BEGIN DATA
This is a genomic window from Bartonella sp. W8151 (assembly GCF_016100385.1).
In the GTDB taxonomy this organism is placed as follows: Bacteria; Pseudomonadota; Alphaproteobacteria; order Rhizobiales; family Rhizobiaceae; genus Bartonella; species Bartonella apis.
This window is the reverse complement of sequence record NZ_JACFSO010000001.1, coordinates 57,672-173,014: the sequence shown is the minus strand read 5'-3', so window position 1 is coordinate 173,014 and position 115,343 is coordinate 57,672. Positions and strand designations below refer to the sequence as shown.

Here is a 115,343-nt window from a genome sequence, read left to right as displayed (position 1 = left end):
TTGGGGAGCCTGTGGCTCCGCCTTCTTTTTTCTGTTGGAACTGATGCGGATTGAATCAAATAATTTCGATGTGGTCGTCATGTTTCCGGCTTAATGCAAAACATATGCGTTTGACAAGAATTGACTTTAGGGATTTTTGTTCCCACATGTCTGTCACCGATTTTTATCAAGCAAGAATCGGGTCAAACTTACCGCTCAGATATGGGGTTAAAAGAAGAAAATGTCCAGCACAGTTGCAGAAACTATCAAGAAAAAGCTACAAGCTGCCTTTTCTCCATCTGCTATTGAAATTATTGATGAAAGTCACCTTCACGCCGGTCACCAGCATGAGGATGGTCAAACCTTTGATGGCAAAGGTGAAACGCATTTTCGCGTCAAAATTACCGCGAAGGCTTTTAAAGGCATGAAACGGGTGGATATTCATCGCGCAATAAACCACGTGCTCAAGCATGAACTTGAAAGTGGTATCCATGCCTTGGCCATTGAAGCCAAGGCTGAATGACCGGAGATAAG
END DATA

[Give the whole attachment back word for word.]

This is a genomic window from Bartonella sp. W8151 (assembly GCF_016100385.1).
In the GTDB taxonomy this organism is placed as follows: Bacteria; Pseudomonadota; Alphaproteobacteria; order Rhizobiales; family Rhizobiaceae; genus Bartonella; species Bartonella apis.
This window is the reverse complement of sequence record NZ_JACFSO010000001.1, coordinates 57,672-173,014: the sequence shown is the minus strand read 5'-3', so window position 1 is coordinate 173,014 and position 115,343 is coordinate 57,672. Positions and strand designations below refer to the sequence as shown.

Here is a 115,343-nt window from a genome sequence, read left to right as displayed (position 1 = left end):
TTGGGGAGCCTGTGGCTCCGCCTTCTTTTTTCTGTTGGAACTGATGCGGATTGAATCAAATAATTTCGATGTGGTCGTCATGTTTCCGGCTTAATGCAAAACATATGCGTTTGACAAGAATTGACTTTAGGGATTTTTGTTCCCACATGTCTGTCACCGATTTTTATCAAGCAAGAATCGGGTCAAACTTACCGCTCAGATATGGGGTTAAAAGAAGAAAATGTCCAGCACAGTTGCAGAAACTATCAAGAAAAAGCTACAAGCTGCCTTTTCTCCATCTGCTATTGAAATTATTGATGAAAGTCACCTTCACGCCGGTCACCAGCATGAGGATGGTCAAACCTTTGATGGCAAAGGTGAAACGCATTTTCGCGTCAAAATTACCGCGAAGGCTTTTAAAGGCATGAAACGGGTGGATATTCATCGCGCAATAAACCACGTGCTCAAGCATGAACTTGAAAGTGGTATCCATGCCTTGGCCATTGAAGCCAAGGCTGAATGACCGGAGATAAG